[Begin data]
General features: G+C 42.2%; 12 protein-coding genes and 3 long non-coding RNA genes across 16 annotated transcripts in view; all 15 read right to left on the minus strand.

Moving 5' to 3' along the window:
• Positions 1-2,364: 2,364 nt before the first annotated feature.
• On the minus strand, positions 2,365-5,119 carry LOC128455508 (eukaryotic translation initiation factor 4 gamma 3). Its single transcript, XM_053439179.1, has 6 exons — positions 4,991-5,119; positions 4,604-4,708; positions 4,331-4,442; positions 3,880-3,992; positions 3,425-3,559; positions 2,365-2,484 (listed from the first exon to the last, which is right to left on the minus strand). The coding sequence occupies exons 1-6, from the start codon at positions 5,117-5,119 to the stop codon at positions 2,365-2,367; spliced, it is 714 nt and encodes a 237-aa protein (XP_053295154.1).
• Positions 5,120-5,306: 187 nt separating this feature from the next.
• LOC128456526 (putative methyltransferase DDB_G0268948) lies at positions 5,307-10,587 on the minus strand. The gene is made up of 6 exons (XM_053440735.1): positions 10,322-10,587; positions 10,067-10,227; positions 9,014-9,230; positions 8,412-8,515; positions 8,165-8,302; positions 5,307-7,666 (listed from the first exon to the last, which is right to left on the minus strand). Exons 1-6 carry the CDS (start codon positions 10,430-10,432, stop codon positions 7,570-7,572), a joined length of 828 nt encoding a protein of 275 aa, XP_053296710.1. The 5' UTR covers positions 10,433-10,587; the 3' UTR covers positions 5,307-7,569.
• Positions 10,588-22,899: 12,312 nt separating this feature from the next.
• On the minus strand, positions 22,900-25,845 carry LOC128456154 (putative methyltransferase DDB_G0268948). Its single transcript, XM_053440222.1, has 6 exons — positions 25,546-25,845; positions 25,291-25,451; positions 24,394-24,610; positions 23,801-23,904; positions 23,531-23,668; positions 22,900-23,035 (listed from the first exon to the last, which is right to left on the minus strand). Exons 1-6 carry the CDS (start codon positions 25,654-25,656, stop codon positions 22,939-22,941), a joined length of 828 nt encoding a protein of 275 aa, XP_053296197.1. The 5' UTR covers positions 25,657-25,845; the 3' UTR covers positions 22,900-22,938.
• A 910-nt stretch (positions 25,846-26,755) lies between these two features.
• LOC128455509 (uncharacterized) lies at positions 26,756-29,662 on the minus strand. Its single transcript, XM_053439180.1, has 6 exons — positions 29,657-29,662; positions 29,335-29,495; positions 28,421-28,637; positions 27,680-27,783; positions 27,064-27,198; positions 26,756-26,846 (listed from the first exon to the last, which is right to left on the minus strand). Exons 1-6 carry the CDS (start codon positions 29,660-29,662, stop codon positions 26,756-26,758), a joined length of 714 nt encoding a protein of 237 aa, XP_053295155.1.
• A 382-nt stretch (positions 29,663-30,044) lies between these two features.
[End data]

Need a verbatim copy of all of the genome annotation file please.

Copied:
General features: G+C 42.2%; 12 protein-coding genes and 3 long non-coding RNA genes across 16 annotated transcripts in view; all 15 read right to left on the minus strand.

Moving 5' to 3' along the window:
• Positions 1-2,364: 2,364 nt before the first annotated feature.
• On the minus strand, positions 2,365-5,119 carry LOC128455508 (eukaryotic translation initiation factor 4 gamma 3). Its single transcript, XM_053439179.1, has 6 exons — positions 4,991-5,119; positions 4,604-4,708; positions 4,331-4,442; positions 3,880-3,992; positions 3,425-3,559; positions 2,365-2,484 (listed from the first exon to the last, which is right to left on the minus strand). The coding sequence occupies exons 1-6, from the start codon at positions 5,117-5,119 to the stop codon at positions 2,365-2,367; spliced, it is 714 nt and encodes a 237-aa protein (XP_053295154.1).
• Positions 5,120-5,306: 187 nt separating this feature from the next.
• LOC128456526 (putative methyltransferase DDB_G0268948) lies at positions 5,307-10,587 on the minus strand. The gene is made up of 6 exons (XM_053440735.1): positions 10,322-10,587; positions 10,067-10,227; positions 9,014-9,230; positions 8,412-8,515; positions 8,165-8,302; positions 5,307-7,666 (listed from the first exon to the last, which is right to left on the minus strand). Exons 1-6 carry the CDS (start codon positions 10,430-10,432, stop codon positions 7,570-7,572), a joined length of 828 nt encoding a protein of 275 aa, XP_053296710.1. The 5' UTR covers positions 10,433-10,587; the 3' UTR covers positions 5,307-7,569.
• Positions 10,588-22,899: 12,312 nt separating this feature from the next.
• On the minus strand, positions 22,900-25,845 carry LOC128456154 (putative methyltransferase DDB_G0268948). Its single transcript, XM_053440222.1, has 6 exons — positions 25,546-25,845; positions 25,291-25,451; positions 24,394-24,610; positions 23,801-23,904; positions 23,531-23,668; positions 22,900-23,035 (listed from the first exon to the last, which is right to left on the minus strand). Exons 1-6 carry the CDS (start codon positions 25,654-25,656, stop codon positions 22,939-22,941), a joined length of 828 nt encoding a protein of 275 aa, XP_053296197.1. The 5' UTR covers positions 25,657-25,845; the 3' UTR covers positions 22,900-22,938.
• A 910-nt stretch (positions 25,846-26,755) lies between these two features.
• LOC128455509 (uncharacterized) lies at positions 26,756-29,662 on the minus strand. Its single transcript, XM_053439180.1, has 6 exons — positions 29,657-29,662; positions 29,335-29,495; positions 28,421-28,637; positions 27,680-27,783; positions 27,064-27,198; positions 26,756-26,846 (listed from the first exon to the last, which is right to left on the minus strand). Exons 1-6 carry the CDS (start codon positions 29,660-29,662, stop codon positions 26,756-26,758), a joined length of 714 nt encoding a protein of 237 aa, XP_053295155.1.
• A 382-nt stretch (positions 29,663-30,044) lies between these two features.